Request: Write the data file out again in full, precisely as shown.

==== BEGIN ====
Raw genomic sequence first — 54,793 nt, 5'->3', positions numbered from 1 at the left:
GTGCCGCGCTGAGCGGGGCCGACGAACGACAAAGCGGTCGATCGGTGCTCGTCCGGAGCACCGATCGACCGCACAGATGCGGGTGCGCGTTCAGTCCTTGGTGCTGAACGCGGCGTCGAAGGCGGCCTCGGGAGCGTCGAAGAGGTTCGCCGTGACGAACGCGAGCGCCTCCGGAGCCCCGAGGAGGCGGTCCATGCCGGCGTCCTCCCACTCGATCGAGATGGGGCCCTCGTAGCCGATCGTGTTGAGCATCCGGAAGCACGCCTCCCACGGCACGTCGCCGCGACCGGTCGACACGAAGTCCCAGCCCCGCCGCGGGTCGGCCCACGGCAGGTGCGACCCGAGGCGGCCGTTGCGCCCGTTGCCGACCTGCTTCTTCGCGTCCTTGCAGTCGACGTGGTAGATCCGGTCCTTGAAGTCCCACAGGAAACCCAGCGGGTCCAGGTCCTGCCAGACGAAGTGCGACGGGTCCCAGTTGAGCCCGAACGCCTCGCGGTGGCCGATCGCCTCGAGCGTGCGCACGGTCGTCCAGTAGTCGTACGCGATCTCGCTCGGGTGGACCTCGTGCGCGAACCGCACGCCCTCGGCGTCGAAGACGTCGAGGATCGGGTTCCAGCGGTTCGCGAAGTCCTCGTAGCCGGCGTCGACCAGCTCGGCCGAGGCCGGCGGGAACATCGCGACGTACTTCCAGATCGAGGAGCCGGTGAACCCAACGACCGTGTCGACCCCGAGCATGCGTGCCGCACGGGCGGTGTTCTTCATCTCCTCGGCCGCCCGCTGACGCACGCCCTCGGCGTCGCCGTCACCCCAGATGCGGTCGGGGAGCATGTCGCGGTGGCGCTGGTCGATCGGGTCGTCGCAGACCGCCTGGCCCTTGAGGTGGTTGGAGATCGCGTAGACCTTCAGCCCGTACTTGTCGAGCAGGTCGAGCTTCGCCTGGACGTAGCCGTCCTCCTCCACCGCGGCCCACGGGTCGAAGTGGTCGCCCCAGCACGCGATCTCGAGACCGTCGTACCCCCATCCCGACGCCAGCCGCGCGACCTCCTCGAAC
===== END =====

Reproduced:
Raw genomic sequence first — 54,793 nt, 5'->3', positions numbered from 1 at the left:
GTGCCGCGCTGAGCGGGGCCGACGAACGACAAAGCGGTCGATCGGTGCTCGTCCGGAGCACCGATCGACCGCACAGATGCGGGTGCGCGTTCAGTCCTTGGTGCTGAACGCGGCGTCGAAGGCGGCCTCGGGAGCGTCGAAGAGGTTCGCCGTGACGAACGCGAGCGCCTCCGGAGCCCCGAGGAGGCGGTCCATGCCGGCGTCCTCCCACTCGATCGAGATGGGGCCCTCGTAGCCGATCGTGTTGAGCATCCGGAAGCACGCCTCCCACGGCACGTCGCCGCGACCGGTCGACACGAAGTCCCAGCCCCGCCGCGGGTCGGCCCACGGCAGGTGCGACCCGAGGCGGCCGTTGCGCCCGTTGCCGACCTGCTTCTTCGCGTCCTTGCAGTCGACGTGGTAGATCCGGTCCTTGAAGTCCCACAGGAAACCCAGCGGGTCCAGGTCCTGCCAGACGAAGTGCGACGGGTCCCAGTTGAGCCCGAACGCCTCGCGGTGGCCGATCGCCTCGAGCGTGCGCACGGTCGTCCAGTAGTCGTACGCGATCTCGCTCGGGTGGACCTCGTGCGCGAACCGCACGCCCTCGGCGTCGAAGACGTCGAGGATCGGGTTCCAGCGGTTCGCGAAGTCCTCGTAGCCGGCGTCGACCAGCTCGGCCGAGGCCGGCGGGAACATCGCGACGTACTTCCAGATCGAGGAGCCGGTGAACCCAACGACCGTGTCGACCCCGAGCATGCGTGCCGCACGGGCGGTGTTCTTCATCTCCTCGGCCGCCCGCTGACGCACGCCCTCGGCGTCGCCGTCACCCCAGATGCGGTCGGGGAGCATGTCGCGGTGGCGCTGGTCGATCGGGTCGTCGCAGACCGCCTGGCCCTTGAGGTGGTTGGAGATCGCGTAGACCTTCAGCCCGTACTTGTCGAGCAGGTCGAGCTTCGCCTGGACGTAGCCGTCCTCCTCCACCGCGGCCCACGGGTCGAAGTGGTCGCCCCAGCACGCGATCTCGAGACCGTCGTACCCCCATCCCGACGCCAGCCGCGCGACCTCCTCGAAC